The Shape of Water (R)
15/03/18 23:21 Filed in: 2017
Directed by: Guillermo del Toro
Starring: Sally Hawkins
Warning! This is NOT a movie review. This is a critique of the film. Intended to initiate a dialogue, the following analysis explores various aspects of the film and may contain spoilers. Views are my own and elaborate on comments that were originally tweeted in real time from the back row of a movie theater @BackRoweReviews. For concerns over objectionable content, please first refer to one of the many parental movie guide websites. Ratings are based on a four star system. Happy reading!
While American and Russian agents seek to exploit a recently discovered aquatic life form for their own purposes, a lonely mute woman falls in love with the creature.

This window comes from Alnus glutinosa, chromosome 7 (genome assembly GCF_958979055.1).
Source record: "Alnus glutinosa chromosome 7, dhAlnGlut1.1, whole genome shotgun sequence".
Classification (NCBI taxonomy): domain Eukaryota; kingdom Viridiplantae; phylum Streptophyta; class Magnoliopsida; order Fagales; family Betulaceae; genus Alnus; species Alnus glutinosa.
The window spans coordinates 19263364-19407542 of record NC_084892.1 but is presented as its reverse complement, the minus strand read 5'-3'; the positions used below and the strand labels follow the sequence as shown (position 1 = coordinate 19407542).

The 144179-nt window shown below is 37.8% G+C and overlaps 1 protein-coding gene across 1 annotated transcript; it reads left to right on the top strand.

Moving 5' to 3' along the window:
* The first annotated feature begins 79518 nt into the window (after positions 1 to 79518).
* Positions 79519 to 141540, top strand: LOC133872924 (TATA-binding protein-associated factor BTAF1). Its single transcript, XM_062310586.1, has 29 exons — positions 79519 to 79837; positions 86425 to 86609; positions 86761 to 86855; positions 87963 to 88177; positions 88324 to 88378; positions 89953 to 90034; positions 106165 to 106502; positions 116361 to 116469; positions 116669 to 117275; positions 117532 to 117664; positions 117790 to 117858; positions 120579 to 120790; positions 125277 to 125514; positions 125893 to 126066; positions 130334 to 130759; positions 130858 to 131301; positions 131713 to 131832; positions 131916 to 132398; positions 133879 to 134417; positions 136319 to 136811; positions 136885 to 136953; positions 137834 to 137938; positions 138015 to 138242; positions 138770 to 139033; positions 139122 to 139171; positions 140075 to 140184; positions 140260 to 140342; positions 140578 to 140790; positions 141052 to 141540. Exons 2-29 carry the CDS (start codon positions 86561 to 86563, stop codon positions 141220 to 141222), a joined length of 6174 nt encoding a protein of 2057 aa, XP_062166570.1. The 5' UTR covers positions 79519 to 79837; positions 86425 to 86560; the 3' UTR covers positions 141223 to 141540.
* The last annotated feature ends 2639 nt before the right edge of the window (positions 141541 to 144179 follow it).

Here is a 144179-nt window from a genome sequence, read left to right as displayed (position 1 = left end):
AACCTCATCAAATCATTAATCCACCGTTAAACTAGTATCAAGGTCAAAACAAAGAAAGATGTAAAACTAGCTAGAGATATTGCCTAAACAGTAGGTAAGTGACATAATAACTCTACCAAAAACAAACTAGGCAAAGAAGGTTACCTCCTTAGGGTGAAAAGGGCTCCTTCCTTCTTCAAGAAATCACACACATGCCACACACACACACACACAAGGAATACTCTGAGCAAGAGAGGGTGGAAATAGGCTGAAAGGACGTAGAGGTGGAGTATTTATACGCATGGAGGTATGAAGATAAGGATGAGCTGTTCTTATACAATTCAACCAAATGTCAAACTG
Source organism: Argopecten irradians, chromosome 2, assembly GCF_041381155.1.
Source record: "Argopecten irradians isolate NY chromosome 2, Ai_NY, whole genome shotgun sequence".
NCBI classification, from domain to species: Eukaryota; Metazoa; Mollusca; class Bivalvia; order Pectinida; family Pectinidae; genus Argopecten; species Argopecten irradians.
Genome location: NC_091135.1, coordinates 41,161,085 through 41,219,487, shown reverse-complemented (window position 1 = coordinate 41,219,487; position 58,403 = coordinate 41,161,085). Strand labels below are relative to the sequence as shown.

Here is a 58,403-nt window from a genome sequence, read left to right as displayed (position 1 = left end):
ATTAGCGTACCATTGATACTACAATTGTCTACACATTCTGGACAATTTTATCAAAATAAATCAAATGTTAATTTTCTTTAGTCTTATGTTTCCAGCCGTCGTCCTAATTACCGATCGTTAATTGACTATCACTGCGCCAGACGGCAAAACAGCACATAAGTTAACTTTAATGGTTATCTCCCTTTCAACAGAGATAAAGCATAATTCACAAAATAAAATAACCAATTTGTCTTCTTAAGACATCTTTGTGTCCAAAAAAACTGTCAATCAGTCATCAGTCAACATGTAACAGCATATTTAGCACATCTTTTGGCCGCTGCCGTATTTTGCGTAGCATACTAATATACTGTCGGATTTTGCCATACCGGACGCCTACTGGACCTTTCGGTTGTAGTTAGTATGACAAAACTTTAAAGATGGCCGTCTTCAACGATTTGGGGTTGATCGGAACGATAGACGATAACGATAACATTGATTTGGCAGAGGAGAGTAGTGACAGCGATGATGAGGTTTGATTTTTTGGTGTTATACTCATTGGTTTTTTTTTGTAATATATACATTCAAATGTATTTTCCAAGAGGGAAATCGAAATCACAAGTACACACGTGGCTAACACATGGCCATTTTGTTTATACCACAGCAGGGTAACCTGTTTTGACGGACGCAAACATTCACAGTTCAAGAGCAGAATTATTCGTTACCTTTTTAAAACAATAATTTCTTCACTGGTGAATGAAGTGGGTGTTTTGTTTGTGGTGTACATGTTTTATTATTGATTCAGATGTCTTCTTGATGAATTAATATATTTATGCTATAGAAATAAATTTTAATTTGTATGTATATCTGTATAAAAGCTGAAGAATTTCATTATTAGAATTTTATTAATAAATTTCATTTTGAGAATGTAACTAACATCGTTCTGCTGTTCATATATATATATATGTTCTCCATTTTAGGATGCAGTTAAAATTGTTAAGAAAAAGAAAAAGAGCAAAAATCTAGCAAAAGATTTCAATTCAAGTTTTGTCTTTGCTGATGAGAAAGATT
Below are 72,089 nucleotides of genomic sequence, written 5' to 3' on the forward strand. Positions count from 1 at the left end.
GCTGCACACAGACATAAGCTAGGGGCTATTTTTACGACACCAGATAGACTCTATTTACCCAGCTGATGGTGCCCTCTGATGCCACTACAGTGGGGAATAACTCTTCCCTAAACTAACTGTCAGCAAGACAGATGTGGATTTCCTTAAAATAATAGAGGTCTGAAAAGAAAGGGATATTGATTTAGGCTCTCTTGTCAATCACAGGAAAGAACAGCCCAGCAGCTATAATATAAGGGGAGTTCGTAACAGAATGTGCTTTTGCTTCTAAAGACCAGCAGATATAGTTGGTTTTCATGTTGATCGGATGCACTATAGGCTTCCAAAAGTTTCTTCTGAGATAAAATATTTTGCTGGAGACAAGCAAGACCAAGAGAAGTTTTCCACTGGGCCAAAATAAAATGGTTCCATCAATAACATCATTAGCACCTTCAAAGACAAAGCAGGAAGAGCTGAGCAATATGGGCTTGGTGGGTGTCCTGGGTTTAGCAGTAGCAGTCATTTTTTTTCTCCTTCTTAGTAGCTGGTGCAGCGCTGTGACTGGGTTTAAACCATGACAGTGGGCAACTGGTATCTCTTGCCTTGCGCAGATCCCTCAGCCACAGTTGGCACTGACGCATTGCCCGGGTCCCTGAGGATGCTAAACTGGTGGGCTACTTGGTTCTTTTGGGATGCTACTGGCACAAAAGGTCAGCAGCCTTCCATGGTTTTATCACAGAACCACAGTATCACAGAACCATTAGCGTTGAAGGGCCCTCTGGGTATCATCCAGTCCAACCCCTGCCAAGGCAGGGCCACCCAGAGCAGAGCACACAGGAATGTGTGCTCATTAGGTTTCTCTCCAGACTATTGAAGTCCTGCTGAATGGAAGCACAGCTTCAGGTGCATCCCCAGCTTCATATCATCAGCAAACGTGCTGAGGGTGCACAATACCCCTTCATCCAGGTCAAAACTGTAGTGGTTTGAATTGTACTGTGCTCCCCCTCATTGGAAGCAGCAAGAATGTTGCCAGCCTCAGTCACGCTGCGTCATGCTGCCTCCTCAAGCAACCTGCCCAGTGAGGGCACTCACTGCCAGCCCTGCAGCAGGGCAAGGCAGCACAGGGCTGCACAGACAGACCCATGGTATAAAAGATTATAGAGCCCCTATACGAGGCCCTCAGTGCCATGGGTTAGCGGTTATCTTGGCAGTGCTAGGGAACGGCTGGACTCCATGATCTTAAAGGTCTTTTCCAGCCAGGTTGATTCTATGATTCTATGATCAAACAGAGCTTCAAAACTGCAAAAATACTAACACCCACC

Del Toro, who brought us Pan’s Labyrinth, two Hellboy films and Pacific Rim, has perfected his craft with The Shape of Water (easily one of the most evocative movie titles ever), a Cold War, trans-species love story told through a skewed filter and delivered with a visual brilliance nearly unparalleled in recent cinema history. So let’s dive right in…Shape has many layers. If you think you’ve figured out what’s going on in the film’s text, there’s always the subtext to consider. The movie uses symbolism, thematic echoes, unexpected reverses, inverted stereotypes and modern parallels to great advantage. One conspicuous bit of symbolism involves eggs. Eliza Esposito (Sally Hawkins) uses an egg timer (in the shape of an egg) when boiling eggs and timing her activities in the bathtub, which also deals with reproduction (female eggs). When Eliza makes first contact with the creature, she gives it a hard-boiled egg as a gesture of friendship. Later, when she copulates with the dubiously compatible creature, Eliza consummates (literally and figuratively) the egg subplot, since having her physical needs met by another has freed Eliza from her tub prison (more symbolism). Eliza’s water habitat is the tub; the creature’s water habitats are the tube and pond. Eliza and the creature merge in three other bodies of water: her tub, her flooded bathroom and the bay of the ocean. Before we leave the egg timer metaphor, it’s worth mentioning that Eliza’s regimented existence is a reflection of our own in many respects, since daily routines and responsibilities (chores, shopping, cooking, working, paying bills, etc) can be their own special form of incarceration. Ironically, Eliza is just as much a prisoner as the creature is—freeing the creature will free her from her self-imposed prison of loneliness. There’s overt symbolism in the various reactions to the creature…when faced with the unknown, some will be filled with curiosity and others with fear (fight or flight). The conservative vs. liberal reactions to the creature are fairly transparent (and oversimplified) and reveal a clear bias against one of those political worldviews. Also clear is the movie’s pro-Russia, anti-America sentiment, which turns the Cold War on its head. American agents (particularly Michael Shannon’s Colonel Strickland) are loud, crass and aggressive, while the Russian agent (brilliantly underplayed by Michael Stuhlbarg, who, along with Shannon, was a cast member of HBO’s Boardwalk Empire) is reserved, calculated and sympathetic toward the creature. Strickland’s racist, nationalist, isolationist agenda is abhorrent and is a little too on-the-nose in its portrayal of adherents of the political party in question. Strickland is an angry man who’s in a loveless marriage; contrast his angry and messy love-making with the beautiful bathroom coitus between Eliza and the creature. Strickland also makes inappropriate advances toward Eliza, racist comments about Zelda Fuller (Octavia Spencer) and tortures the creature in his own, private Guantanamo (another political parallel). When the creature bites off Strickland’s fingers, the military man is more concerned with retrieving his severed digits than his wedding ring. His ring, and marriage by extension, isn’t precious to him (LOTR’s Gollum in reverse). All of this reveals Strickland, not the creature, as the movie’s bona fide monster. One curious side story involves Giles’ (Richard Jenkins) desire to matter in a world that’s passed him by. Giles painfully learns that he’s lived past his shelf date relationally (his attempts at wooing a young waiter implode) and occupationally (the sensibilities of his ad artwork have become outdated). This subplot touches on the ageism that exists in today’s job market and how marketing typically targets the youth of our society. As Eliza’s friend/neighbor/mentor, Giles serves a key role in the plot to extricate the creature. The message is clear; everyone has a part to play in the unfolding human drama. Though there are deeper zones to be explored in the film, this brief overview of the movie’s many layers of meaning should suffice in recommending it as an instant classic…and frontrunner for Best Picture.